Alexander the great from Britain to Southeast Asia : peripheral empires in the global renaissance
- Su Fang Ng.
- First edition.
- Oxford : Oxford University Press, 2019.
- Copyright notice
- Physical description
- 1 online resource.
- Classical presences.
- Ng, Su Fang, author.
- UPSO eCollections (University Press Scholarship Online) Stanford OSO Jun 2018-May 2019.
- Includes bibliographical references and index.
- Frontmatter List of Maps and Figures
- 0: Introduction: Intimate Strangers - Peripheries in Global Literary Networks Part I: Conjunctions
- 1: Heirs to Rome
- 2: Islamic Alexanders in Southeast Asia
- 3: Scottish Alexanders and Stuart Empire
- 4: Greco-Arabic Mirrors for Barbarian Kings
- 5: Hamlet and Arabic Literary Networks Part II: Invocations
- 6: From Source to Allusion: Alexander in Intercultural Encounters
- 7: English Alexanders and Empire from the Periphery
- 8: Millennial Alexander in the Making of Aceh
- 9: Milton, Alexander s Pirate, and Merchant Empires in the East
- 10: Demotic Alexander in Indian Ocean Trading Worlds Epilogue Endmatter Timeline of Texts and Events Bibliography Index.
- (source: Nielsen Book Data)
No figure has had a more global impact than Alexander the Great, whose legends have encircled the globe and been translated into a dizzying multitude of languages, from Indo-European and Semitic to Turkic and Austronesian. Alexander the Great from Britain to Southeast Asia examines parallel traditions of the Alexander Romance in Britain and Southeast Asia, demonstrating how rival Alexanders - one Christian, the other Islamic - became central figures in their respective literatures. In the early modern age of exploration, both Britain and Southeast Asia turned to literary imitations of Alexander to imagine their own empires and international relations, defining themselves as peripheries against the Ottoman Empire's imperial center: this shared classical inheritance became part of an intensifying cross-cultural engagement in the encounter between the two, allowing a revealing examination of their cultural convergences and imperial rivalries and a remapping of the global literary networks of the early modern world. Rather than absolute alterity or strangeness, the narrative of these parallel traditions is one of contact - familiarity and proximity, unexpected affinity and intimate strangers.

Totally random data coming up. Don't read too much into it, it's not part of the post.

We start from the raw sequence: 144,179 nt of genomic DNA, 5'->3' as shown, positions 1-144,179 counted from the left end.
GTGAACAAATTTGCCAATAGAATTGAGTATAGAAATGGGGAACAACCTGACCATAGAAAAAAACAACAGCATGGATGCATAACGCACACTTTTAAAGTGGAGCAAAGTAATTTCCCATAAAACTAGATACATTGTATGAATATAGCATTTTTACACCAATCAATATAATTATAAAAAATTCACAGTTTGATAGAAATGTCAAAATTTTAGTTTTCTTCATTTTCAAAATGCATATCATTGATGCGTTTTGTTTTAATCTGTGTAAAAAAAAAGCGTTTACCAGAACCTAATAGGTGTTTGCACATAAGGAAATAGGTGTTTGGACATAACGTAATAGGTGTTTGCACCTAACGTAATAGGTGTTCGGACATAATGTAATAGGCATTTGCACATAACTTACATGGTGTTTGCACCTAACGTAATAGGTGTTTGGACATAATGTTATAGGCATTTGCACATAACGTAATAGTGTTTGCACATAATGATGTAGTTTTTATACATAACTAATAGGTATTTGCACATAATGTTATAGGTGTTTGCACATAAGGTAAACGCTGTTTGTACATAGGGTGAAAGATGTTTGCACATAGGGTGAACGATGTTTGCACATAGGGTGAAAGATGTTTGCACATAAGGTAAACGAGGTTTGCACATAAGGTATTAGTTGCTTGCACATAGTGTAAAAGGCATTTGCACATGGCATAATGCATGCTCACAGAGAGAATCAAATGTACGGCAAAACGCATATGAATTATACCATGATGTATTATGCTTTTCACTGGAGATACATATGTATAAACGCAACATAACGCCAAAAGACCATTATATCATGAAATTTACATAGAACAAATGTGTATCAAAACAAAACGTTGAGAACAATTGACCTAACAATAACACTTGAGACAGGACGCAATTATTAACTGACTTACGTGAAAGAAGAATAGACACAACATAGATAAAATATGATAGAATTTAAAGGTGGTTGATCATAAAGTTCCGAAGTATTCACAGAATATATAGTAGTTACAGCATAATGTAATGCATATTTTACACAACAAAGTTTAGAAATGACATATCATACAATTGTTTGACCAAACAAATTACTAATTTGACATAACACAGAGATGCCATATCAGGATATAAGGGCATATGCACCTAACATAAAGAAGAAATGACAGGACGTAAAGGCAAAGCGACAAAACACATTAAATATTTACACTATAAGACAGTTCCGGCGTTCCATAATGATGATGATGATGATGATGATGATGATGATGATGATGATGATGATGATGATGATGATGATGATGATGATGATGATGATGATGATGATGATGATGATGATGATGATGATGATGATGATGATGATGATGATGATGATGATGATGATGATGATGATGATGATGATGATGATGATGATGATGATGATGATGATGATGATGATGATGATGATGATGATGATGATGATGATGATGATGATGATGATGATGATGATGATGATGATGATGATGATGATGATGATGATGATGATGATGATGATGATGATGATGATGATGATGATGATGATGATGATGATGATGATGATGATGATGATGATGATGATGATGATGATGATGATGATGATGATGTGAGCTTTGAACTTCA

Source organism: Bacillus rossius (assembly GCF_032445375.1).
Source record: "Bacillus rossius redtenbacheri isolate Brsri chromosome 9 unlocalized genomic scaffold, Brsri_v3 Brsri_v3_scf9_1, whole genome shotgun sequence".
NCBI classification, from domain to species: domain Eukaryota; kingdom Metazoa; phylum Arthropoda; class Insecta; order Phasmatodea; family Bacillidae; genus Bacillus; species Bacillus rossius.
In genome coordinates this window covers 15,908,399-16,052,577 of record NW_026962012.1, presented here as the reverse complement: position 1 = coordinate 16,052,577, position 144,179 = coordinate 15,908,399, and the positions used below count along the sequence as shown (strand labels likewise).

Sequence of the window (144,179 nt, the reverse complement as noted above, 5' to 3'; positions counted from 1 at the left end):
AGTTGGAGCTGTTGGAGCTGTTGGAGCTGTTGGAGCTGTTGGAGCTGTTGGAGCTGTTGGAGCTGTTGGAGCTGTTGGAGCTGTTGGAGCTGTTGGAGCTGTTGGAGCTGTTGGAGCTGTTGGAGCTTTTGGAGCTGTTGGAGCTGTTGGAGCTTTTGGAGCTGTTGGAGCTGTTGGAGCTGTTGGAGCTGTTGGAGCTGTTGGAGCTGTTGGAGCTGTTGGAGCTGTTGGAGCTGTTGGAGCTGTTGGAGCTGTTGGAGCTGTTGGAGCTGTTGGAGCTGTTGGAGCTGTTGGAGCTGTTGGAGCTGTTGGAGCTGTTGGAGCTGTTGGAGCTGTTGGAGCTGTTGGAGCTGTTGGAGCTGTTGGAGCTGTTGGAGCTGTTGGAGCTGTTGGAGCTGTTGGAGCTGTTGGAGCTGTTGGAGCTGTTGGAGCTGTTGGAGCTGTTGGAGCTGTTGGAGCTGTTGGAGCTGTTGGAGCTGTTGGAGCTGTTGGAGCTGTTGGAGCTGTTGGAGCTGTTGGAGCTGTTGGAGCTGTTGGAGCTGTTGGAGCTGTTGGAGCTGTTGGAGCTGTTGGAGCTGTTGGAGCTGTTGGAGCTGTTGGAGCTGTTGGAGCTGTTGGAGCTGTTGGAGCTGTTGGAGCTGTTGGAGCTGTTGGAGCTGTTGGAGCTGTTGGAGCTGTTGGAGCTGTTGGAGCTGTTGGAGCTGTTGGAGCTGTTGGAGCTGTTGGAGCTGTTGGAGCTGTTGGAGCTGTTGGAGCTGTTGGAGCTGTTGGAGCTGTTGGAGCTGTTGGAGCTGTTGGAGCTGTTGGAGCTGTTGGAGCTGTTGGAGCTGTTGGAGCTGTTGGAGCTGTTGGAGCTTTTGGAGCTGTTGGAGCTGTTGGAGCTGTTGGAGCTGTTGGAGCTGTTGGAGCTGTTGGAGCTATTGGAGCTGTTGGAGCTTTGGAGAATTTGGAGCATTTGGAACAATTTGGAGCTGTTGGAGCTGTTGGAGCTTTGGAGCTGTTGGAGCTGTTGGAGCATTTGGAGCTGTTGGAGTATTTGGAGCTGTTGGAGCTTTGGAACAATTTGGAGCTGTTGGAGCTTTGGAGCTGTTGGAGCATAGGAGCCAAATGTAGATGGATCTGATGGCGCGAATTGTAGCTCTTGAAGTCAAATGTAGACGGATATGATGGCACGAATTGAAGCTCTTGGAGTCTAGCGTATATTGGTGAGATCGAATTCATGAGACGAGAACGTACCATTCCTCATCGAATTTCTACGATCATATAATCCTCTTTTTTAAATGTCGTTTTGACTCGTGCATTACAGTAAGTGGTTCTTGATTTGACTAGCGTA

(source: Nielsen Book Data)
- Publication date
- Copyright date
- Classical presences
- Electronic reproduction. Oxford Available via World Wide Web.
- 9780191864803 (electronic bk.)
- 0191864803 (electronic bk.)
- 9780192560131 (electronic bk.)
- 0192560131 (electronic bk.)